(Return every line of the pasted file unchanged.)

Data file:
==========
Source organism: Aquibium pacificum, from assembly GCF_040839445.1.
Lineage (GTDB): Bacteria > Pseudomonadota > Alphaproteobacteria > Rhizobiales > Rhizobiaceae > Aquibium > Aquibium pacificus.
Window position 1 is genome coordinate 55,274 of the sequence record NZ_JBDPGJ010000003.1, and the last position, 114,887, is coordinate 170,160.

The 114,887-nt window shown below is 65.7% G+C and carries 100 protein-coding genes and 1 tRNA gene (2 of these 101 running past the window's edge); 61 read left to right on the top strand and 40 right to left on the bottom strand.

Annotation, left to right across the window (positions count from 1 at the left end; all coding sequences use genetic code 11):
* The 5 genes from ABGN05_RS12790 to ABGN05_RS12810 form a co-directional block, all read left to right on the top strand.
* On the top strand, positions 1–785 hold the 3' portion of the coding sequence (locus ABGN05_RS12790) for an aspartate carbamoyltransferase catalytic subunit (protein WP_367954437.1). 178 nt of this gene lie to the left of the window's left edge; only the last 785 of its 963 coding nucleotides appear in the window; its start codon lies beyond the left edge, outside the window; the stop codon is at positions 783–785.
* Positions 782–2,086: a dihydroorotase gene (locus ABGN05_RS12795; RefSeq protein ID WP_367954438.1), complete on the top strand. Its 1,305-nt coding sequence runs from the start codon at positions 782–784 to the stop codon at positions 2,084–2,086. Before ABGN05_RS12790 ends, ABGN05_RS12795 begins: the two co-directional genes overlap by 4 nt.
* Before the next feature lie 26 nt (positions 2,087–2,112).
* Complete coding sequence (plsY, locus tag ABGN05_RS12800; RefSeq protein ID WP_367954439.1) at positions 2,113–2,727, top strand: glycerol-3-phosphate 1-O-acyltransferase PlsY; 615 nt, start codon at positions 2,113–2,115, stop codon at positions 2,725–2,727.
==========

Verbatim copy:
Source organism: Aquibium pacificum, from assembly GCF_040839445.1.
Lineage (GTDB): Bacteria > Pseudomonadota > Alphaproteobacteria > Rhizobiales > Rhizobiaceae > Aquibium > Aquibium pacificus.
Window position 1 is genome coordinate 55,274 of the sequence record NZ_JBDPGJ010000003.1, and the last position, 114,887, is coordinate 170,160.

The 114,887-nt window shown below is 65.7% G+C and carries 100 protein-coding genes and 1 tRNA gene (2 of these 101 running past the window's edge); 61 read left to right on the top strand and 40 right to left on the bottom strand.

Annotation, left to right across the window (positions count from 1 at the left end; all coding sequences use genetic code 11):
* The 5 genes from ABGN05_RS12790 to ABGN05_RS12810 form a co-directional block, all read left to right on the top strand.
* On the top strand, positions 1–785 hold the 3' portion of the coding sequence (locus ABGN05_RS12790) for an aspartate carbamoyltransferase catalytic subunit (protein WP_367954437.1). 178 nt of this gene lie to the left of the window's left edge; only the last 785 of its 963 coding nucleotides appear in the window; its start codon lies beyond the left edge, outside the window; the stop codon is at positions 783–785.
* Positions 782–2,086: a dihydroorotase gene (locus ABGN05_RS12795; RefSeq protein ID WP_367954438.1), complete on the top strand. Its 1,305-nt coding sequence runs from the start codon at positions 782–784 to the stop codon at positions 2,084–2,086. Before ABGN05_RS12790 ends, ABGN05_RS12795 begins: the two co-directional genes overlap by 4 nt.
* Before the next feature lie 26 nt (positions 2,087–2,112).
* Complete coding sequence (plsY, locus tag ABGN05_RS12800; RefSeq protein ID WP_367954439.1) at positions 2,113–2,727, top strand: glycerol-3-phosphate 1-O-acyltransferase PlsY; 615 nt, start codon at positions 2,113–2,115, stop codon at positions 2,725–2,727.